Like much of the federal government, the U.S. Copyright Office (the “Office”) is adjusting its practices and procedures in response to the COVID-19 pandemic. Unlike registration and recordation with the U.S. Patent and Trademark Office, copyright registration and recordation regulations still require the submission of hard copy materials in many instances. The Office’s technical infrastructure will not permit electronic filing of certain types of applications and cannot accommodate electronic submission of documents for recordation. The Office has been closed since March 13, 2020, with registration specialists working remotely. Hand deliveries are not accepted at this time; mail sent through the postal system or by commercial carrier is received at an off-site facility but will not be processed until the Office reopens.
Given these limitations, and through powers extended by the CARES Act, the Office has issued a number of temporary measures to remove certain restrictions and to expand its capabilities to receive electronic submissions across a wide range of services including registration, recordation, and research. These changes are described in a Final Rule that was published in the Federal Register on April 8, 2020, and are detailed on dedicated pages of the Office’s website – here and here . Changes include: permitting copies of paper application forms to be submitted by email; accepting electronic versions of deposits, supplemented by a declaration and with physical copies to be sent by mail; and allowing litigation statement request forms (needed for obtaining copies of deposit materials) to be submitted by email. These adjustments offer welcome relief for rights holders looking to protect their copyrights – particularly with the plethora of materials being posted online.
Despite the broad scope of the temporary regulations, they unfortunately do not help with many of the filings that are often part of mergers and acquisitions and IP due diligence: recording documents to update ownership and/or to perfect the grant or release of a security interest (see our blog entries on perfection and on the seven secrets of security interests). Hard copies of these documents must still be provided to the Office and will not be processed until it reopens. The effective date of a certificate of recordation that ultimately issues will be when the Office receives the documents and payment; it appears that items sent by mail are being date-stamped upon delivery. Consider using a delivery method, such as U.S. priority mail or FedEx, that provides a dated receipt in case there is any question later as to when the material arrived. It is not clear what effect requesting (and paying for) expedited processing will have on requests to record documents that are mailed to the Office during the shutdown. (On April 27, 2020, the Office launched a limited pilot project for the electronic recordation of ownership updates, documents relating to liens, and similar filings as part of its ongoing modernization efforts; while this is great progress, availability to the general public is not expected for several years.)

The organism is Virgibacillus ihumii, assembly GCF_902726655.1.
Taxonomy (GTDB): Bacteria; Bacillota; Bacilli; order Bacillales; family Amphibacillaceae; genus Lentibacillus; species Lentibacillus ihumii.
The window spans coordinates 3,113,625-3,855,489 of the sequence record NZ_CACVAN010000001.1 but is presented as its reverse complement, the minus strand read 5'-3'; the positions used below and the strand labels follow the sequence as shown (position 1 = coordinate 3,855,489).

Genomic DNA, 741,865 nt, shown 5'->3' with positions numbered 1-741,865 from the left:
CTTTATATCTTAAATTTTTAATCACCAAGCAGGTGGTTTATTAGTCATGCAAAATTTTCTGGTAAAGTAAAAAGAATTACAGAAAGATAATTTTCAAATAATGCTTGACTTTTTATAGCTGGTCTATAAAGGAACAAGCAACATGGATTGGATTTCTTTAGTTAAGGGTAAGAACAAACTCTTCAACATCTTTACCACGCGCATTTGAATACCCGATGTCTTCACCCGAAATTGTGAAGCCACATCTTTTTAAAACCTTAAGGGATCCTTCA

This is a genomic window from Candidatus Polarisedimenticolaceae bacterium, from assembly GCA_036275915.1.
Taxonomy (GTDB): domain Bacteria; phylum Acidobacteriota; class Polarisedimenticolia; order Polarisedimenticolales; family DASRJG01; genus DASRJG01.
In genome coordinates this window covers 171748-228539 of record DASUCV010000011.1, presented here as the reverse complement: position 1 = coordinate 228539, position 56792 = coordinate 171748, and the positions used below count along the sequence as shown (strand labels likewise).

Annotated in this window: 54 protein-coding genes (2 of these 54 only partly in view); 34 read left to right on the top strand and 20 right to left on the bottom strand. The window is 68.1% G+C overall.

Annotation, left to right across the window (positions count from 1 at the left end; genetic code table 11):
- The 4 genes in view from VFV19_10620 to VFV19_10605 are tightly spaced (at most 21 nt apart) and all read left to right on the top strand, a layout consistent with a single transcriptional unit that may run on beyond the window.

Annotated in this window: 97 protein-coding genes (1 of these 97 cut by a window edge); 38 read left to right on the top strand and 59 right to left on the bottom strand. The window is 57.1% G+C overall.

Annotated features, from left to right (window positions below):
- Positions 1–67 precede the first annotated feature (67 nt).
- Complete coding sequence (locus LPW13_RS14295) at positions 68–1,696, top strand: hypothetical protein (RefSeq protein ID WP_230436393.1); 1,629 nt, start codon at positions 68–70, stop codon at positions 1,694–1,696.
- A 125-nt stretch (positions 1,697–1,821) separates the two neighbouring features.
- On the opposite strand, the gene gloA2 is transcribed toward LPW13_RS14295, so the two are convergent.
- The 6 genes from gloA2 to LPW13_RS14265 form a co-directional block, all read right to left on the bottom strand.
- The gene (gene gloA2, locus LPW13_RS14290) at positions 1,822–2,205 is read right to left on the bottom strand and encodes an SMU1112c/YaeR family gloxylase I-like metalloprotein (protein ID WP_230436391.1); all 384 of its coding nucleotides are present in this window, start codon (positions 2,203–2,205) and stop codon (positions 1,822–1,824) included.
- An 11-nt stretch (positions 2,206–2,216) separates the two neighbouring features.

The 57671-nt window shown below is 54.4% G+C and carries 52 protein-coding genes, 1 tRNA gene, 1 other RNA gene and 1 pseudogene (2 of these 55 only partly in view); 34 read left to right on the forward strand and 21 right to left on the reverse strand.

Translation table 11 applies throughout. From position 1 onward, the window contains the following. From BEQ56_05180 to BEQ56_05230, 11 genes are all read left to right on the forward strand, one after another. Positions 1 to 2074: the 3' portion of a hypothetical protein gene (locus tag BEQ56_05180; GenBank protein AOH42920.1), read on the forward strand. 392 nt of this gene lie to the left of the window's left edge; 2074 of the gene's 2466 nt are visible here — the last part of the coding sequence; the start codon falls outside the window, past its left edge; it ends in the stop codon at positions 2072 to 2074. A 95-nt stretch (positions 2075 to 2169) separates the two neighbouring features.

So what does that mean for mergers and acquisitions, which are still ongoing during the Office’s closure? First, extra steps will be needed to ensure each party’s responsibilities are clearly delineated: determining who will be responsible for monitoring the status of the closure and pending filings, keeping the other party or parties updated with developments, and entering reminders on calendars months in the future for follow-ups. Second, depending on what documents must be recorded, the purchase agreement itself may need revisions. For example, if an old security interest has been released but the release has not yet been recorded with the Office, the parties may wish to add a carve-out provision or a footnote to the standard representation and warranty stating that the copyright registrations are free and clear of liens. Third, the parties may elect to wait to submit documents to record on an expedited basis after the Office reopens, as part of post-closing obligations, in the hopes of receiving a certificate of recordation sooner than waiting for the backlog of filings made during the closure to subside.
Whatever choices are made, the parties to a merger or acquisition will need to think creatively to address the limitations on recording documents with the Office in light of the COVID-19 closure. Check back with us for updates in case the Office issues additional temporary regulations, should the closure continue into the summer.
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